Friday gave us the chance to explore more of the local area and first up was Northmoor Hill Wood – a nature reserve right next door to the site. A 1.5km walk is indicated on the information board – not far but there are some inclines and at the time of our visit it was a bit slippery under foot in places. Not recommended for those with reduced mobility or wearing entirely unsuitable winkle pickers. Ahem. Nevertheless it’s a great place to wander and to give your four legged friends a run out particularly as there’s no dog walking area on site.


A little further from the site  back on the A412 is the village of Harefield and we’d spotted a sign for a pub called the The Old Orchard the other evening and decided further investigation – in the interests of research obviously – was called for.

Wow, what a find – and for once I’m not talking about the beer. It’s appeal, as soon as you enter the car park is apparent - what a view! The lake you see is Broadwater Lake and along the bottom of it, hidden from view runs the Grand Union Canal. To the other side is the A412 and roughly in the middle on the far side too is the caravan site and Northmoor Hill wood. This area is full of very pleasant surprises.


Now, this is where you might need to sit down. They had eight – yes eight – hand pumps on the bar, seven of which had real ale. And we had tea. Yes tea. As sorely tempted as I was – and what better views to sup a nice real ale to – we abstained. It is most definitely on the list for a return visit though.

Walkers will be interested in a leaflet you can pick up at the pub which details a circular 4.5 mile walk traversing part of the Hillingdon Trail – a 20 mile path that begins in Cranford and ends here in Harefield.

We had the car but we were able to stop at a couple of places on the way, one being Black Jack’s Lock just a few hundred meters from the pub car park:


Back on the road out of Harefield we soon crossed the canal again and it was an equally agreeable place to stop with the Coy Carp on one side of the bridge and the tow path and Copper Mill Lock a short walk on the other. Those little cottages look so idyllic, but I’m not sure having a pub that close would be a good idea!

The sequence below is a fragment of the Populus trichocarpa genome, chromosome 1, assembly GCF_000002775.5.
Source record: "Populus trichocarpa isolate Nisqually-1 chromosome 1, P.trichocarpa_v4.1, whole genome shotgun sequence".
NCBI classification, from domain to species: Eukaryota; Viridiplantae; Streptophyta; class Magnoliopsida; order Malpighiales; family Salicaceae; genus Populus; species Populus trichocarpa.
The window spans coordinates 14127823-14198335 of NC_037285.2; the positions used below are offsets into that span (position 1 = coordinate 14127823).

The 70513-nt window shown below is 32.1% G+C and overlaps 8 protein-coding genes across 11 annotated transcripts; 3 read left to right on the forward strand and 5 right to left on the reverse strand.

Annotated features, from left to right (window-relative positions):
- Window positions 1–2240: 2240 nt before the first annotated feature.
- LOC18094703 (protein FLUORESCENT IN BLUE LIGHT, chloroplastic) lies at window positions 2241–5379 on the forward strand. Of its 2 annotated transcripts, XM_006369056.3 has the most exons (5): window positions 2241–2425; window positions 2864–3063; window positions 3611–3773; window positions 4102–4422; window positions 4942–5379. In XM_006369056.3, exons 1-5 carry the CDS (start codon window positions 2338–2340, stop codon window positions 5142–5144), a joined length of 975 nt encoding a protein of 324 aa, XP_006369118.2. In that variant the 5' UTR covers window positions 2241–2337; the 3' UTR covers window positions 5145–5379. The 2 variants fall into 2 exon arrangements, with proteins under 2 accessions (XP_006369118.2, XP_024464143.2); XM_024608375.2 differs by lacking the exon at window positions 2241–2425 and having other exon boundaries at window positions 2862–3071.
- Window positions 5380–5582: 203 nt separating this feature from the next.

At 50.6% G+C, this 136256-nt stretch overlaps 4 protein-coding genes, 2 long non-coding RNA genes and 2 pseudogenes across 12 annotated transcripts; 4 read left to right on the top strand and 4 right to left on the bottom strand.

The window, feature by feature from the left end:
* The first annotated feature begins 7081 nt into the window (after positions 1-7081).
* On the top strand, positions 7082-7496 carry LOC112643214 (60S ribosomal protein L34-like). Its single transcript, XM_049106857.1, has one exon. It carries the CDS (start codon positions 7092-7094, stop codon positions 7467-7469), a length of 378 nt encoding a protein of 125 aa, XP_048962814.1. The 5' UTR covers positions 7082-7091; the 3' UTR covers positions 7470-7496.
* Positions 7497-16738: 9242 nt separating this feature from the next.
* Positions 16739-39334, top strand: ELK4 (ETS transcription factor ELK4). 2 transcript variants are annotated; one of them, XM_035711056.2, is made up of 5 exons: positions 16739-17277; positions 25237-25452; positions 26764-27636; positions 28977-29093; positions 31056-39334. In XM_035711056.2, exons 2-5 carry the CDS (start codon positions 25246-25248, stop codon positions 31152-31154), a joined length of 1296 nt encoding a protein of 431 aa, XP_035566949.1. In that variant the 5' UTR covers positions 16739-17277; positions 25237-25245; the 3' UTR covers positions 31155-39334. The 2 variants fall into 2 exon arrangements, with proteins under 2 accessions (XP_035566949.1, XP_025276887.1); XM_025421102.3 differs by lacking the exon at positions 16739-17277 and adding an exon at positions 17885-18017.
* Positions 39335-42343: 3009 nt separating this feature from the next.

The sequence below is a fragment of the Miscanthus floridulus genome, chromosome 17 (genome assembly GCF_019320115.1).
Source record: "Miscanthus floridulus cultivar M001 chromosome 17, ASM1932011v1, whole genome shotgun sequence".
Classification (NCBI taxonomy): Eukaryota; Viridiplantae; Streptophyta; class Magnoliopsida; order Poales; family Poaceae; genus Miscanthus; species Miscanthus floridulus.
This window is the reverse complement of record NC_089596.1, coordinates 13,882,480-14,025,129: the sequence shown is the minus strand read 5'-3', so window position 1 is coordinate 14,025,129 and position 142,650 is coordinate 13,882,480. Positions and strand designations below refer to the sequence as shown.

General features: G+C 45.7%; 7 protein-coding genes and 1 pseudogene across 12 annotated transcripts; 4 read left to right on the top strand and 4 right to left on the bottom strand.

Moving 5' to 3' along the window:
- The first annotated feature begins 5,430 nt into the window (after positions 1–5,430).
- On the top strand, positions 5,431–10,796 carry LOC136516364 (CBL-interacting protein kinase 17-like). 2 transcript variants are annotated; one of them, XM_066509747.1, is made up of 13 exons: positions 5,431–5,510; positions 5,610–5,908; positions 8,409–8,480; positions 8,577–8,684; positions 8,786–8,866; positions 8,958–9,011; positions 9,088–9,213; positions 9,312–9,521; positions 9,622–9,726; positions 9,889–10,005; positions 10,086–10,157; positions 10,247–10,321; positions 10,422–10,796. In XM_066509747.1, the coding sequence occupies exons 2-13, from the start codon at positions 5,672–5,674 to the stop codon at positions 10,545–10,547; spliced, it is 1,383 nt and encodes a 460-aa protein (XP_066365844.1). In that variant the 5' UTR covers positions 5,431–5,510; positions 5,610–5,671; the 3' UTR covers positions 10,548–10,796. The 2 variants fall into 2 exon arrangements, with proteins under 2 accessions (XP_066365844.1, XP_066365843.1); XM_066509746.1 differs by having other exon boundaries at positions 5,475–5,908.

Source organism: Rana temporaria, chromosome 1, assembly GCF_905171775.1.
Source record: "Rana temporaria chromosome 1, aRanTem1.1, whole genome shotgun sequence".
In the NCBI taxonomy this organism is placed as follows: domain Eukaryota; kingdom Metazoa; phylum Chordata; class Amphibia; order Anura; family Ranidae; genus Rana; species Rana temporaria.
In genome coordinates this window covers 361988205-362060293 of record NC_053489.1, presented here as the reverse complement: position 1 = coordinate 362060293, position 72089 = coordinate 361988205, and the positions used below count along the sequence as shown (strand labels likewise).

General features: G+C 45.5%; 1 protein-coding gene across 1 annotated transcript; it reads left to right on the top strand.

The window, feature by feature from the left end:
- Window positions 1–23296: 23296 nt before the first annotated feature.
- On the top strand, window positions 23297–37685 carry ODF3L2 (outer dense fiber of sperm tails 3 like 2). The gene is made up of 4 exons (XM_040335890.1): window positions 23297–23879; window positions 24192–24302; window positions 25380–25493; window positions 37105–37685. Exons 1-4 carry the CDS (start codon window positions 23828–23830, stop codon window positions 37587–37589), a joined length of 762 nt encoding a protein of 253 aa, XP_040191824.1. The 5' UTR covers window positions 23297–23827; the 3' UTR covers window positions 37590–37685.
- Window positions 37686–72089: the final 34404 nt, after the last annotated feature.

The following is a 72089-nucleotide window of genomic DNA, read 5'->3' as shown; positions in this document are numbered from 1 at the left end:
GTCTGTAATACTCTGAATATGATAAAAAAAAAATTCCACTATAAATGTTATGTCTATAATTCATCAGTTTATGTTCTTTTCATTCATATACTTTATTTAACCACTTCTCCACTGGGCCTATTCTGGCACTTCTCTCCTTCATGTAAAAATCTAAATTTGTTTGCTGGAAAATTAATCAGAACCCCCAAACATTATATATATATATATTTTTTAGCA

Next up – and our last stop of the day – apart from the evening’s excursion - was to the 41 hectares that makes up the Rickmansworth Aquadrome Local Nature Reserve on the outskirts of the town. It was not surprisingly busy given it was half-term and the large – and free – car park was approaching capacity. Two lakes are the main features of the park and was being enjoyed by both kids and model yacht enthusiasts alike.

There was plenty enjoying the café too and we paused for a forgettable cuppa and an only slightly more memorable scone – or scon if you prefer. The café had a designated ‘Quiet Room’ occupied mostly by the grey (and white) army – those that weren't on duty with the grand kids in the main area anyway. And yes, I’m mostly grey now and would have much preferred the quieter room had there been any space!


The evening saw us in Denham village a short drive from the site and blessed with three pubs – and VERY limited parking. We gambled – along with many others, correctly – that there would be no parking wardens about and enjoyed a nice meal in The Green Man. It’s worth noting that there is a footpath to Denham railway station some 650m away where parking is plentiful and we may not push our luck next time!

There is a bus service – right from the site to Uxbridge that runs 2-3 times a day, six days a week and it was this that we decided to utilise on the Saturday morning.

Whilst Uxbridge might not be top of the list for sightseeing it’s just a twenty minute bus ride and handy for shopping with many of the usual high street names represented. Yours truly even parted with some cash for a new pair of gloves – I’ll leave you to guess the material and colour…